In the last few months, we have seen a reset in U.S. public markets due to inflationary pressures, rising rates, and uncertainty. Markets are still looking for the bottom even though there is talk of a looming recession.
Concerns have been raised over private equity managers who acquired at high valuations. The data analyzed by Bain Capital shows that the U.S. and Europe had a 12x multiple. PE firms invested at those levels could soon feel the pinch.
Economic uncertainty will have an impact, but it also reminds us of how important it is to pick good managers. Disciplined investing based on value creation programs and long-term value is more important than ever.
The high-valuation environment over the last couple of years will likely affect PE managers who have deployed capital with looser selection criteria, focusing on the potential for multiple expansions and trading off the quality of underlying companies for short term returns.
Private equity has historically performed better than public markets.
PE returns have historically been better than public markets throughout business cycles, with the internal rate of return picking up after recessions. The deals from the top-quartile vintages generated a 61% IRR. The S&P 500 had an annual return of -328%.
The performance of PE is usually attributed to three drivers.
Smaller competitors that complement existing platform investments at lower, sometimes distressed valuations can be acquired by funds and their portfolio companies.
It is possible for portfolio companies to seize growth opportunities in a crisis while competitors may be rolling out austerity measures.
It's important to have flexible access to capital during downturns. According to research by Hamilton Lane, the risk of catastrophic loss for companies backed by private equity is less than for public companies.
A study of almost 500 PE-backed companies in the U.K. found that they recovered quicker from the financial crisis than their non- PE competitors.
PE-backed businesses have a competitive advantage due to the active management approach of large funds.
While CEOs of public companies report to their board of directors only once a quarter, and owner-managers have to rely on their own resources, top-tier PE funds actively support the management of their portfolio businesses.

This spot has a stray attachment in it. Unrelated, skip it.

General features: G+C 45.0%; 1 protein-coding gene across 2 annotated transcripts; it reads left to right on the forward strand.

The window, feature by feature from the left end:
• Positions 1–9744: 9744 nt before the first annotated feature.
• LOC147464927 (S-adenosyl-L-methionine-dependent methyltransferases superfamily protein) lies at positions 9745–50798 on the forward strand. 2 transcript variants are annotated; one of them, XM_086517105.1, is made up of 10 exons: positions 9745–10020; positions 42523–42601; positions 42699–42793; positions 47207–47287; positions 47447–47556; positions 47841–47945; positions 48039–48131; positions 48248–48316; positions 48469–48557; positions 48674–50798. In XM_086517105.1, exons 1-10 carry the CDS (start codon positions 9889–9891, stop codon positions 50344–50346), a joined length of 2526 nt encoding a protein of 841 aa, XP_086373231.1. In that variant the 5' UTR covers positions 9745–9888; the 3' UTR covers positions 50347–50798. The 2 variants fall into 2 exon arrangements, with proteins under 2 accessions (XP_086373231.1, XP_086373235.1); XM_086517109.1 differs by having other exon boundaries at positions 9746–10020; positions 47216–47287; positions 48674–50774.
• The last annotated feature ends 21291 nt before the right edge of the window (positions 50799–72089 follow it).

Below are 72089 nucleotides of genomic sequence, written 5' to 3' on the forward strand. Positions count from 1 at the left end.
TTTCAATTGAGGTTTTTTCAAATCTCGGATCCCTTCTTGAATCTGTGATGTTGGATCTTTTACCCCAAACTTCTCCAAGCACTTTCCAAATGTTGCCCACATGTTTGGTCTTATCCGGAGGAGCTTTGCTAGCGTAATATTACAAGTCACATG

There is a close relationship between company management and the fund managers. Sometimes PE funds hold board meetings or management workshops on a monthly basis, and usually the CEO and GP have weekly calls to discuss affairs. This may increase in times of crisis.
Portfolio companies can often take advantage of outside expertise. Senior advisers who join the boards of companies are retained by the best funds. The portfolio company can use the time, knowledge, and network of these advisors.
There is a lot of operational support offered by most funds. It involves helping businesses develop new capabilities and manage transformation programs. The most recent COVID-19 crisis proved very efficient for companies backed by PE.
Managers are expected to adapt to the new environment. Growth funds will put a higher focus on earlier-stage companies, while actively managing existing portfolios and performing add-on acquisitions.
Growth strategies of PE funds are inherently resistant to market correction because of the underlying growth of the portfolio companies. The question is not if managers and funds can generate targets, but when.
At Moonfare, Ermoline is an Investment Manager.
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